Arthur Miller’s classic “All My Sons” is onstage at Actors Theatre of San Francisco in an insightful production that builds, and illuminates, the playwright’s primary theme of the importance of taking personal responsibility in the face of social and family pressure.
The show represents a terrific opportunity to see a work by a great American dramatist whose every word rings true throughout a straightforward and elegant presentation.
Director Joyce Henderson keeps the actors beautifully on task — playing a post World War II-era family (of course dysfunctional) — as their world comes crashing down. It happens as each and all of the members seriously begin to come to terms with their complex individual and combined histories.
Joe Keller, who worked in a factory that knowingly shipped faulty parts resulting in soldiers’ deaths, has moved on from the tragedy. His partner was the one who took the blame for the breach. He’s still running his business, grooming his son Chris to take over.
But Chris isn’t sure about that. He’s ready to start a new life with his sweetheart Ann, the ex-girlfriend of his brother Larry, who never made it home from the war. Ann is estranged from her father, who worked with Joe and was incarcerated. Chris’ mother Kate is the only Keller who refuses to accept that Larry’s dead.
While the circumstances sound like a soap opera, the play is anything but that. Set in the confines of the Kellers’ backyard over the course of a day, the drama realistically, and powerfully, unfolds.
Performers in the closely knit ensemble, who clearly have an affinity for acclaimed American dramas, are uniformly strong, relying on a quiet gravity that works well in the intimate theater on Bush Street.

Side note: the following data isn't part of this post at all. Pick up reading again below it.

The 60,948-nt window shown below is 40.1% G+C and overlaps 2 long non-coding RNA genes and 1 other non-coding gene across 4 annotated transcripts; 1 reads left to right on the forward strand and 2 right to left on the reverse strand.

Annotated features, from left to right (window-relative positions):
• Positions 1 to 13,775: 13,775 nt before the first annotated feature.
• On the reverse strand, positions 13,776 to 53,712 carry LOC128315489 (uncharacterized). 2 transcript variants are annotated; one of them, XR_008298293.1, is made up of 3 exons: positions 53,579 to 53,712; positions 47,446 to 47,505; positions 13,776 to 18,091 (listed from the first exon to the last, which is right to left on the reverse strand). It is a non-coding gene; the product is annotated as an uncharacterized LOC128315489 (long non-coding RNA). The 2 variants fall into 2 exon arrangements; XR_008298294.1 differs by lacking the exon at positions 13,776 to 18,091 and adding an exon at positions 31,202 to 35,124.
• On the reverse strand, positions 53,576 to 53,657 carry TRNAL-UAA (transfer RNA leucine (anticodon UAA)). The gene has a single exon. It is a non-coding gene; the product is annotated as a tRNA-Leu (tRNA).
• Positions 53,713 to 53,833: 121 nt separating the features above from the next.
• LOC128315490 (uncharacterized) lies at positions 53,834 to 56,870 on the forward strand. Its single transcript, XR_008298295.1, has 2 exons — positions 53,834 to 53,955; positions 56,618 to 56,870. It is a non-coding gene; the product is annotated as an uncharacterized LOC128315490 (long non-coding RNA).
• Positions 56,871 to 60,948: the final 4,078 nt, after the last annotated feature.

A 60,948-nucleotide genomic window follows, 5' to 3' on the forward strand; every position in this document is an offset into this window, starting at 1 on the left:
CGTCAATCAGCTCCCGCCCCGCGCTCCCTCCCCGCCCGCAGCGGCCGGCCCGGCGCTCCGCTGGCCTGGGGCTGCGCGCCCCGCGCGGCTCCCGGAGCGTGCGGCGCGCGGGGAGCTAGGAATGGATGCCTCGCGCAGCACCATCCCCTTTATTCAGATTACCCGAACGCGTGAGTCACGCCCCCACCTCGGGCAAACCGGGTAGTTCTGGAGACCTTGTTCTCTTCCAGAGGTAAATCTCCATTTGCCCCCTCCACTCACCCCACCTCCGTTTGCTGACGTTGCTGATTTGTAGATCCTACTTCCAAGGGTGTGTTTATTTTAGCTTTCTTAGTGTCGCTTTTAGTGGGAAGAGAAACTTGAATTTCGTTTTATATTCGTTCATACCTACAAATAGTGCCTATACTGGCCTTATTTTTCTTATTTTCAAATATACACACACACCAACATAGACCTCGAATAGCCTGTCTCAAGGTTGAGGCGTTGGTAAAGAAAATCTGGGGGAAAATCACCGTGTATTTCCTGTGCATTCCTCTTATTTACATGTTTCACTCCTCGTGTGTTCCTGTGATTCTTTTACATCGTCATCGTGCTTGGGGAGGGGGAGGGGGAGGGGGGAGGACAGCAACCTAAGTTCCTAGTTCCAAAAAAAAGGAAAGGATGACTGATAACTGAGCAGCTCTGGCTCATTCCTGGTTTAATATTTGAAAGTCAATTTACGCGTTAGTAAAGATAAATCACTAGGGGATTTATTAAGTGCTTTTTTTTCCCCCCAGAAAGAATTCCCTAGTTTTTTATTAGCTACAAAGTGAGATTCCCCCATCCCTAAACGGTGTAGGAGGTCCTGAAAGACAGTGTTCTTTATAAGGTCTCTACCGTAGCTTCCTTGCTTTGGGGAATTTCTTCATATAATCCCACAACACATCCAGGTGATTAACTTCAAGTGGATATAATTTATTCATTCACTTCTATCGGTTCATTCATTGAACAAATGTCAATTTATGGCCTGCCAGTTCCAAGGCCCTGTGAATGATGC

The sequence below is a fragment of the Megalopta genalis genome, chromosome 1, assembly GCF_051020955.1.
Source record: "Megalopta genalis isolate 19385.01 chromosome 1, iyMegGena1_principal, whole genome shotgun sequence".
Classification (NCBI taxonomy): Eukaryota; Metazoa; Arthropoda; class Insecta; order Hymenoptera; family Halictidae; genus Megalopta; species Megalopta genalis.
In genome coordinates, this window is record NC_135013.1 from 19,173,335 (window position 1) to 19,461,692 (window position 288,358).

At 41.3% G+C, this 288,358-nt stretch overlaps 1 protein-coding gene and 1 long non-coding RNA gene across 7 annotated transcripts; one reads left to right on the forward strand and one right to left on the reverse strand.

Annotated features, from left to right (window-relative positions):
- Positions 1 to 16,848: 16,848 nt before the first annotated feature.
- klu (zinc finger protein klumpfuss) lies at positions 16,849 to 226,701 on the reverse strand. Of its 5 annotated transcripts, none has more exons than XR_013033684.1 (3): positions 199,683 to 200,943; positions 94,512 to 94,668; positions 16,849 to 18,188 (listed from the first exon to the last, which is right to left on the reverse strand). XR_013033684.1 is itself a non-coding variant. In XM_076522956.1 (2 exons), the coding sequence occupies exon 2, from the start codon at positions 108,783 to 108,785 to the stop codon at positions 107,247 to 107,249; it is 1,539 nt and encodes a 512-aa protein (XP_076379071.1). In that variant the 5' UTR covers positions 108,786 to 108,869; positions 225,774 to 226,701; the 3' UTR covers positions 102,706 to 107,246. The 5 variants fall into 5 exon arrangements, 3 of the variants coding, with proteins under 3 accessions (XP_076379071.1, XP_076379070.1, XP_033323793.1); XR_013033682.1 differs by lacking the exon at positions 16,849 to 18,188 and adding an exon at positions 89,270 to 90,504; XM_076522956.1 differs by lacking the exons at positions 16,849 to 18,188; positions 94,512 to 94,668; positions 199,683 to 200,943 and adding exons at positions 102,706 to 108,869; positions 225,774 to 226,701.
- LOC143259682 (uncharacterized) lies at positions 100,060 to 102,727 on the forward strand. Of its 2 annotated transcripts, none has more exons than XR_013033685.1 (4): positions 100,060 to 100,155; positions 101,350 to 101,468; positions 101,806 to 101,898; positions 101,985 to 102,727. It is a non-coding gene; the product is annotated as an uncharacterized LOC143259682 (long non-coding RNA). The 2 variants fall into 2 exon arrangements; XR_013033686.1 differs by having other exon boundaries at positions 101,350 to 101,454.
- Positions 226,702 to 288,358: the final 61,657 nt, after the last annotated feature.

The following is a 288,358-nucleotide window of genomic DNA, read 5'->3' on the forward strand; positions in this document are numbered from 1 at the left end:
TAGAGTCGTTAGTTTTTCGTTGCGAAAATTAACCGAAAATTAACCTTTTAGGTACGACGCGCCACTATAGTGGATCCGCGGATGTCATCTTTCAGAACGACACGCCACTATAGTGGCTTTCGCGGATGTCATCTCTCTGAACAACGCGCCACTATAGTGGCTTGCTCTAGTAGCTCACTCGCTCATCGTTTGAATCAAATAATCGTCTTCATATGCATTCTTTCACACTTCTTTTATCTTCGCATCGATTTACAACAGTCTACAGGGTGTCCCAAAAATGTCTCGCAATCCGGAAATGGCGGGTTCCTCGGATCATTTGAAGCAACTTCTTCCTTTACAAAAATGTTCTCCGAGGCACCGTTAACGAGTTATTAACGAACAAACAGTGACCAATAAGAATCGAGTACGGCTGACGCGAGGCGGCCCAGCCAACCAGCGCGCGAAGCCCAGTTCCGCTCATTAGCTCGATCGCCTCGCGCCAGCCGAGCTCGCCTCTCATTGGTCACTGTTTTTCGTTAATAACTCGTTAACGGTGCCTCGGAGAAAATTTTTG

With appealing nuance, Randy Hurst sets the show’s tone as Joe, the patriarch who cheerily jaws with visiting neighbors and placates his wife and son, all the while denying a reality that he ultimately can’t overcome.
Nicholas Russell is equally effective as the conflicted Chris, who clearly has tried to be “a good son” but is filled with complicated thoughts and emotions stemming from his love for Ann versus that for his parents and brother, and his need to “do the right thing.”
Nahry Tak plays Ann, a woman whose world changes, with a delicate strength.
Rounding out the excellent cast is Henderson as mother Kate, who wears her denial on her sleeve. Her pain, and that of a family in turmoil, fuel Miller’s morality play, an intense and moving story that remains relevant in the 21st century.
Where: Actors Theatre of San Francisco, 855 Bush St., S.F.
When: 8 p.m. Wednesdays-Saturdays; closes June 12
Tickets: $15 to $38